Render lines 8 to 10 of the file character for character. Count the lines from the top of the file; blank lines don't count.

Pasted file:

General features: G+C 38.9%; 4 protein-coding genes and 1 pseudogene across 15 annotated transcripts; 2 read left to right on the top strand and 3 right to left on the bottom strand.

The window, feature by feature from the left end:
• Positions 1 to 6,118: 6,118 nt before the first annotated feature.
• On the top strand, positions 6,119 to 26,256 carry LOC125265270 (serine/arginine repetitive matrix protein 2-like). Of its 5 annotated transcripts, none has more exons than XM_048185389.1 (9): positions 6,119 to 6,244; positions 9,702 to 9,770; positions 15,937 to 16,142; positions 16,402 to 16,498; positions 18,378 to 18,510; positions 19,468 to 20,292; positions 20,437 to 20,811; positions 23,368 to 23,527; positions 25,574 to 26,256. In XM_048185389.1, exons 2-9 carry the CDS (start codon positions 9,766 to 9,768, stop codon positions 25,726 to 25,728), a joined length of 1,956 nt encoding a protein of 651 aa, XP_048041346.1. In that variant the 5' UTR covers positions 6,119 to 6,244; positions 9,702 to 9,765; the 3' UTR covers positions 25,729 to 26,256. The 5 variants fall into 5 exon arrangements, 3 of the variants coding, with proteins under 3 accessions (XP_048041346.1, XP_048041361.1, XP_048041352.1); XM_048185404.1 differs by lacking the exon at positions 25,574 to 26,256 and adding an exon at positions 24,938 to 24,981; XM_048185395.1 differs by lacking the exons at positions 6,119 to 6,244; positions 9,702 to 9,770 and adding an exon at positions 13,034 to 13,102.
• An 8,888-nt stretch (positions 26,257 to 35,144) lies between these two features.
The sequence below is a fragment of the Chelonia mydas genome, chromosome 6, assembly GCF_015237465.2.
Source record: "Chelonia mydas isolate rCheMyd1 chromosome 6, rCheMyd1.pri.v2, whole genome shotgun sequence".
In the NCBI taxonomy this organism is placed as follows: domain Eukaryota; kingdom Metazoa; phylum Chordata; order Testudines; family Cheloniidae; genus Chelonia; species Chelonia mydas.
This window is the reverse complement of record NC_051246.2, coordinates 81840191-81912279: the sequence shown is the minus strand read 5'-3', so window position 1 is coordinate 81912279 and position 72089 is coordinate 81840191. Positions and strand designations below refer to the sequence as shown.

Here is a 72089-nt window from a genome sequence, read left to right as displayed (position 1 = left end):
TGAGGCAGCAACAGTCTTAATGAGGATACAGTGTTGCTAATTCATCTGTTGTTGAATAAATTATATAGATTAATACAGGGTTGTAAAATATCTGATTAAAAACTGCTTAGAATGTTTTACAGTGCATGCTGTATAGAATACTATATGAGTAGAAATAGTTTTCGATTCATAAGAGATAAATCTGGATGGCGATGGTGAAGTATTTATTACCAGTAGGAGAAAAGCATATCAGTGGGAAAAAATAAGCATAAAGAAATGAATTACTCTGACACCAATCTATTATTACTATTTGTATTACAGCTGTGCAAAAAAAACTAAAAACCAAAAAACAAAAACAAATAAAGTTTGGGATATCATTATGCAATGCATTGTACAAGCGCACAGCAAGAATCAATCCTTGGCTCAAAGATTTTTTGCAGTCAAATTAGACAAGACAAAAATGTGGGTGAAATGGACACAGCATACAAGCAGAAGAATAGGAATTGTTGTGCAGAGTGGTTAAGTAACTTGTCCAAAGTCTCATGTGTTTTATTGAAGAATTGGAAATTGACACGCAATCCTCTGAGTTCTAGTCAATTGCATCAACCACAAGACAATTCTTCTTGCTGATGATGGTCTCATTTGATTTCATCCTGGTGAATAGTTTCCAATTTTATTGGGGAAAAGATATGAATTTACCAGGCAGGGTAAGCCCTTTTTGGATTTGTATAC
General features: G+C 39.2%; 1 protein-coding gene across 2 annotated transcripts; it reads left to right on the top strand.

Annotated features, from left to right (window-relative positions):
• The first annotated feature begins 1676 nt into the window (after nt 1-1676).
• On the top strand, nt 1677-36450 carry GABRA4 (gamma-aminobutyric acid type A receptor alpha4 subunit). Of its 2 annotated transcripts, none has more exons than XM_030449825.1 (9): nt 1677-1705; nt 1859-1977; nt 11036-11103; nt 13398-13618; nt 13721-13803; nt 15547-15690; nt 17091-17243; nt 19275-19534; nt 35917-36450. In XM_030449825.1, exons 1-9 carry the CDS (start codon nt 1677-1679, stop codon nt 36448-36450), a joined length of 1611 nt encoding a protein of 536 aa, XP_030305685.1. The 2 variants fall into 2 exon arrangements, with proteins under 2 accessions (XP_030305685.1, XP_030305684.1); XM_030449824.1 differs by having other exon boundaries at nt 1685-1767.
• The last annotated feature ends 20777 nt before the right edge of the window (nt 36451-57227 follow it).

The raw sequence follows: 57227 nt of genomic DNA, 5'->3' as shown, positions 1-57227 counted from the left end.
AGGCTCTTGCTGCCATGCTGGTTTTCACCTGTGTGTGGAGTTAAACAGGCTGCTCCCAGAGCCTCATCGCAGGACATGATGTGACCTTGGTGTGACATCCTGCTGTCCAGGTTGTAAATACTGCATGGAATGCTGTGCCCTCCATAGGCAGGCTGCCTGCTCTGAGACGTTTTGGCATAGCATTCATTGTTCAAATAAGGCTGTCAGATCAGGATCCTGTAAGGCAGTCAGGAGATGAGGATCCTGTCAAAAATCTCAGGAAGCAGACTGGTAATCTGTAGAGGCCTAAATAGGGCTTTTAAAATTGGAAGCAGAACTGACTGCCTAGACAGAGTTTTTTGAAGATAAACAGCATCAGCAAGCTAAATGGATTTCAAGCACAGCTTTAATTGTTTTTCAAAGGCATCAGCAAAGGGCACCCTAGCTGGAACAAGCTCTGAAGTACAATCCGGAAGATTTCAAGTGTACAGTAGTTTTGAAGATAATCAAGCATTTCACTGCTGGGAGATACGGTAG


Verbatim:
In the NCBI taxonomy this organism is placed as follows: domain Eukaryota; kingdom Metazoa; phylum Chordata; order Testudines; family Cheloniidae; genus Chelonia; species Chelonia mydas.
This window is the reverse complement of record NC_051246.2, coordinates 81840191-81912279: the sequence shown is the minus strand read 5'-3', so window position 1 is coordinate 81912279 and position 72089 is coordinate 81840191. Positions and strand designations below refer to the sequence as shown.

Here is a 72089-nt window from a genome sequence, read left to right as displayed (position 1 = left end):